The American, originally from San Diego (California), came to El Zonte beach in 2006 as a surfer and then started his business and implemented Bitcoin.
On June 25, Amy Castor, a journalist specializing in cryptocurrencies, published on her blog an article called “Michael Peterson, El Salvador and Bitcoin Beach, which is summarized in the following paragraphs:
“On June 8, El Salvador passed a law to make bitcoin legal tender, in parallel with the dollar. Overnight, President Nayib Bukele became a complete bitcoiner, still embracing the laser eyes of bitcoin on his Twitter profile – he and members of his cabinet too.
Who sold this plan to Bukele? Many think it was Michael Peterson, a 47-year-old white evangelical from San Diego. A surfer, Peterson first came to El Zonte in 2006 to test the waves. He fell in love with the place so much that he bought a house there and now has several cabins that he rents for surfers.
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The same year, Peterson established MissionSake, an institution that gives community aid and support to evangelical missionaries, who in turn give advice for daily life, financial planning and the use of Bitcoin.
Peterson lives there 9 months of the year with his wife and two children, and the rest in San Diego, where he runs a bacon-wrapped food business.
Eventually Peterson started what he calls “a Bitcoin circular economy” in El Zonte and Punta Mango, with some paying others in Bitcoins and back, using a mobile phone payment application.
In the world at large, Bitcoin has failed as a payment system from day one. It’s too volatile, too slow, and finger mistakes mean the money is gone forever. The only ones who use it for payments are criminals and hackers who hijack computer systems for a ransom. In order for people to use his software at El Zonte, Peterson had to gift them Bitcoins.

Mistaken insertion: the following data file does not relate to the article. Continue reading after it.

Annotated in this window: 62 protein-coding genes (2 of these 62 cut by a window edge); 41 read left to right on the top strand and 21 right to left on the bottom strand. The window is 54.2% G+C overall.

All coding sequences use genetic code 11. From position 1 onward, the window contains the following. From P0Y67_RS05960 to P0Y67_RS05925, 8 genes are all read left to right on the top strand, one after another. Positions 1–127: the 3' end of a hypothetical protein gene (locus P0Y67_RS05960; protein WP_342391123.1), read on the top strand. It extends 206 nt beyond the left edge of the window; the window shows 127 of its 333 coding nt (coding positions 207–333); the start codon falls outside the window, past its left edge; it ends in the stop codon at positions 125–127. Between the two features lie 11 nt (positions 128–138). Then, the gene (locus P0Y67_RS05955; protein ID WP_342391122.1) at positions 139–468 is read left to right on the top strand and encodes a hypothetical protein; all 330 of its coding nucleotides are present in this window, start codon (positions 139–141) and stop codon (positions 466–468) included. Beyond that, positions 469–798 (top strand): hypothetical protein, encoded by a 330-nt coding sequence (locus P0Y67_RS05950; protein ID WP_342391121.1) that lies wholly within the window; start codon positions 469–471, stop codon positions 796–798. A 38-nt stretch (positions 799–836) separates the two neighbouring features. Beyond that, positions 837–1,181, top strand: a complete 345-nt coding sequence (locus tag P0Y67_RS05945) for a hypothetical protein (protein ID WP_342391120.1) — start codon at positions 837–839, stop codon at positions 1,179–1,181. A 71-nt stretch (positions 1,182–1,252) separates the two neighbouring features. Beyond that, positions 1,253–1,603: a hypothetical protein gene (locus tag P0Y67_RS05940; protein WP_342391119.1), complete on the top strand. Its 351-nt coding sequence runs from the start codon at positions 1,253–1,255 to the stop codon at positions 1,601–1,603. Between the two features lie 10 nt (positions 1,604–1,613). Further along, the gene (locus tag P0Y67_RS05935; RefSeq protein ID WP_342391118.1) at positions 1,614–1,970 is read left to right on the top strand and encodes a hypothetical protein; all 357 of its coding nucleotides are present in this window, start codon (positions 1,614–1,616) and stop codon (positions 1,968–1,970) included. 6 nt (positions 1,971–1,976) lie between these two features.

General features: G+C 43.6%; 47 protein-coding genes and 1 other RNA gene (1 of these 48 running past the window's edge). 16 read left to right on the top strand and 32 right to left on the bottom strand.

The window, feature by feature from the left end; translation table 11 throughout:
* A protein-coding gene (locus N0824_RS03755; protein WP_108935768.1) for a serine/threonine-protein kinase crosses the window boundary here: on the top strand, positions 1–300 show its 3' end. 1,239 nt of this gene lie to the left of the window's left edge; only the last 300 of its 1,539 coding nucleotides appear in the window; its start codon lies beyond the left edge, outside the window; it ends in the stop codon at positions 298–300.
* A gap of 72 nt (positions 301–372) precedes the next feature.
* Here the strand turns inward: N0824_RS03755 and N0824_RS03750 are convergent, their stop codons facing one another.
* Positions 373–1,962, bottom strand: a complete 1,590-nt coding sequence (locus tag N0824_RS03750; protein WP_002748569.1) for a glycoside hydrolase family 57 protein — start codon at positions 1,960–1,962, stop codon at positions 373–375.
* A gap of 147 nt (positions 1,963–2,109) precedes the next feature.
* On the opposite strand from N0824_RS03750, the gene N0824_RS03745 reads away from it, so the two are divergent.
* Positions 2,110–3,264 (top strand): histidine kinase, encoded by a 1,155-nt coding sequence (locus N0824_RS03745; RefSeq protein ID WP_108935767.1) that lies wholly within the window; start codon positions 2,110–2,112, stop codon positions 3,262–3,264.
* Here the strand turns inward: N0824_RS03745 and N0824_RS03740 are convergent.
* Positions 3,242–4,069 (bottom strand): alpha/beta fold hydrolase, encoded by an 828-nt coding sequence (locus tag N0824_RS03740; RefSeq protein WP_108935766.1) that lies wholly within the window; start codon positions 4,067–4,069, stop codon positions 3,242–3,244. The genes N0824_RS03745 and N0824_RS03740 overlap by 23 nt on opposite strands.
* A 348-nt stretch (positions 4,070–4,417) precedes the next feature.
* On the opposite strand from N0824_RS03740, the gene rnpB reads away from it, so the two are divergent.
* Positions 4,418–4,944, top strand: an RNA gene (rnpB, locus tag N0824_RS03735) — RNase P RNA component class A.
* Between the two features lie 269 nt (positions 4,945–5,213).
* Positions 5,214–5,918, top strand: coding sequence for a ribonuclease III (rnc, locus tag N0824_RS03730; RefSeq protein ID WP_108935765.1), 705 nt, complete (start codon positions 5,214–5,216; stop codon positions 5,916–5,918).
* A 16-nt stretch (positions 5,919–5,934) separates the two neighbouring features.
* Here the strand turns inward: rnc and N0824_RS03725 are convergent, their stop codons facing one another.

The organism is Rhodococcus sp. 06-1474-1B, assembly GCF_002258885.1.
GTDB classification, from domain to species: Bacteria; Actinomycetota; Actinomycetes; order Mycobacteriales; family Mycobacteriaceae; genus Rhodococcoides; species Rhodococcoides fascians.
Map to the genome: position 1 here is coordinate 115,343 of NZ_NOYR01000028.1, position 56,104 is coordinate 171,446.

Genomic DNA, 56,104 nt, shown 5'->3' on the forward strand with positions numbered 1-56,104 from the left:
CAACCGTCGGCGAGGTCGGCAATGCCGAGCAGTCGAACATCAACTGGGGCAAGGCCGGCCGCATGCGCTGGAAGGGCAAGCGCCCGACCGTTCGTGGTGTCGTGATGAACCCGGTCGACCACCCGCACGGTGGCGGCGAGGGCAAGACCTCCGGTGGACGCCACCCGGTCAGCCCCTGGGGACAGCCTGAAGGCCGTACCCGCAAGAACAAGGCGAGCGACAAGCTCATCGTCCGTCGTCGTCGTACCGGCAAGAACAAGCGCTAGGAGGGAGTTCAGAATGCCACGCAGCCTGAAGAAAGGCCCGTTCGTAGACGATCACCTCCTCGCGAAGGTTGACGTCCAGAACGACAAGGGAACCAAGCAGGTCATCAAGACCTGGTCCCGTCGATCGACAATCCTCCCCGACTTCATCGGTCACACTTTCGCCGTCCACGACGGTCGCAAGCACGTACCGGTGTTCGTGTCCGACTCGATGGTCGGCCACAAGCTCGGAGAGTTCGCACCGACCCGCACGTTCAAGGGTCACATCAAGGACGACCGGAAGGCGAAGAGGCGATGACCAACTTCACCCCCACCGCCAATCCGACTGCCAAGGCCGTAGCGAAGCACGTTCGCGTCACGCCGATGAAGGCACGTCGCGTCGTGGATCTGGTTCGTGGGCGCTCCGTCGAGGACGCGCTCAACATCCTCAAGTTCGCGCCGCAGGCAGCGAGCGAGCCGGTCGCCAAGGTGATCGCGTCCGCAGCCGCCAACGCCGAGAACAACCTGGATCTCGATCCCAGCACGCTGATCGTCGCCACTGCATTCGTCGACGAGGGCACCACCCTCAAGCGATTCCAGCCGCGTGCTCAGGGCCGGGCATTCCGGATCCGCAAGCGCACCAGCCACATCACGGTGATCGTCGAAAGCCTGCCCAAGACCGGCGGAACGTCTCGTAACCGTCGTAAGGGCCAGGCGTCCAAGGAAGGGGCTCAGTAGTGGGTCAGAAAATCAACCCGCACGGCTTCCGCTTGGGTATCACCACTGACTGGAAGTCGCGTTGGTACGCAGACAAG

As he was trying to make his system work, he was making modifications to it, adopting a “wallet” to store Bitcoins that he called Bitcoin Beach Wallet, complemented with a private version of a network called Lightning to make transfers, and cooperating with another version of the same network used in another Bitcoin payments application called Strike.
This has added complication and confusion to the task of moving from one beach to the entire country to make payments, with a system that was not competitive to begin with.
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Peterson says that the Bitcoin Beach app is doing very well. Reports from the place tell a different story. Many El Zonte residents downloaded the app just to convert the given Bitcoin into cash. The case of Zelma Rivas is illustrative of the people who tried to use them.
She started by accepting Bitcoins for the fruits she sells, but now she uses Bitcoins very rarely because her phone barely handles the payments app. When Reuters interviewed her, her phone was not working.
The project is also suffering from other problems. Some of the residents of El Zonte see in the image of the Bitcoin, in the lower right edge, the number 666, which the Apocalypse identifies as the number of the mark of the Beast (the Antichrist), a mark that would be used in the last times to buy and sell, and that it would be used as a sign of obedience to Satan.
Also, these neighbors think that the first part of the cryptocurrency name is a satanic mockery of the name of Christ.
On the other hand, the commissions at Bitcoin ATMs have proven to be very high at the scene. A user received $ 13 when he tried to cash $ 20 into Bitcoins. In addition to a $ 5 charge, the ATM added a 10.5% fee.
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Peterson promotes Bitcoin while glossing over its sad realities, such as that Bitcoin does not work well for payments, that the Lightning Network he uses for transfers cannot be made large enough to handle the entire country, and that El Salvador does not have the infrastructure necessary for this to work by September 7th.
What is Peterson’s master plan? He wants to see Bitcoin adopted by the 6.5 million inhabitants, with El Zonte functioning as the nerve center. Peterson told “Go Full Crypto” that his vision includes erecting a monument to Bitcoin in El Zonte, with a large “B”.
“We want it to be a point of reference where people can come and take selfies,” Peterson said. He just has to convince the neighbors that the “B” is for Bitcoin, not “the Beast.”